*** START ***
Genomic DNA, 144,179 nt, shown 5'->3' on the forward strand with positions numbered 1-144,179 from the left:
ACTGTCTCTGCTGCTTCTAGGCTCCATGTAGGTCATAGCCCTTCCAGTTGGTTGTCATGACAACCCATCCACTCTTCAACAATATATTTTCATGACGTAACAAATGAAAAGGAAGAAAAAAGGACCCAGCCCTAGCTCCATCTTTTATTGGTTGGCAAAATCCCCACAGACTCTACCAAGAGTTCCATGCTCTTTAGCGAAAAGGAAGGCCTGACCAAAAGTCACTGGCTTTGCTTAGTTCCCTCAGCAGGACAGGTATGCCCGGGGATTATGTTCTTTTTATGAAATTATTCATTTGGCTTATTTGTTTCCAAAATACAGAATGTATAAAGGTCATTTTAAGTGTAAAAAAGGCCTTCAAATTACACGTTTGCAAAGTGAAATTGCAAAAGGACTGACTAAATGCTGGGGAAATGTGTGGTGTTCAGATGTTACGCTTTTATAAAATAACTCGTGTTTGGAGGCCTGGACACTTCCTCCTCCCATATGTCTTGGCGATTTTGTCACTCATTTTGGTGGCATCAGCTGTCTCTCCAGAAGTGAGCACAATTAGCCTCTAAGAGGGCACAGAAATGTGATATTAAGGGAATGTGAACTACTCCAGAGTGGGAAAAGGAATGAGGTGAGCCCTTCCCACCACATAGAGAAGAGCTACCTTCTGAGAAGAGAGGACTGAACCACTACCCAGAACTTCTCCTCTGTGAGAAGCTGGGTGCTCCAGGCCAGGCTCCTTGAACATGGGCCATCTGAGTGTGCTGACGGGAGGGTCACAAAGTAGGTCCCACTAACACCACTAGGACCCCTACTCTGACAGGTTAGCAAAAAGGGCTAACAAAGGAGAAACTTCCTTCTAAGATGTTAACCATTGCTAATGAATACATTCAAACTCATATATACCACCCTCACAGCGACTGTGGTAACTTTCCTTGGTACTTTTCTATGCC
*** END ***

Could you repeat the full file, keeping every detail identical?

Genomic DNA, 144,179 nt, shown 5'->3' on the forward strand with positions numbered 1-144,179 from the left:
ACTGTCTCTGCTGCTTCTAGGCTCCATGTAGGTCATAGCCCTTCCAGTTGGTTGTCATGACAACCCATCCACTCTTCAACAATATATTTTCATGACGTAACAAATGAAAAGGAAGAAAAAAGGACCCAGCCCTAGCTCCATCTTTTATTGGTTGGCAAAATCCCCACAGACTCTACCAAGAGTTCCATGCTCTTTAGCGAAAAGGAAGGCCTGACCAAAAGTCACTGGCTTTGCTTAGTTCCCTCAGCAGGACAGGTATGCCCGGGGATTATGTTCTTTTTATGAAATTATTCATTTGGCTTATTTGTTTCCAAAATACAGAATGTATAAAGGTCATTTTAAGTGTAAAAAAGGCCTTCAAATTACACGTTTGCAAAGTGAAATTGCAAAAGGACTGACTAAATGCTGGGGAAATGTGTGGTGTTCAGATGTTACGCTTTTATAAAATAACTCGTGTTTGGAGGCCTGGACACTTCCTCCTCCCATATGTCTTGGCGATTTTGTCACTCATTTTGGTGGCATCAGCTGTCTCTCCAGAAGTGAGCACAATTAGCCTCTAAGAGGGCACAGAAATGTGATATTAAGGGAATGTGAACTACTCCAGAGTGGGAAAAGGAATGAGGTGAGCCCTTCCCACCACATAGAGAAGAGCTACCTTCTGAGAAGAGAGGACTGAACCACTACCCAGAACTTCTCCTCTGTGAGAAGCTGGGTGCTCCAGGCCAGGCTCCTTGAACATGGGCCATCTGAGTGTGCTGACGGGAGGGTCACAAAGTAGGTCCCACTAACACCACTAGGACCCCTACTCTGACAGGTTAGCAAAAAGGGCTAACAAAGGAGAAACTTCCTTCTAAGATGTTAACCATTGCTAATGAATACATTCAAACTCATATATACCACCCTCACAGCGACTGTGGTAACTTTCCTTGGTACTTTTCTATGCC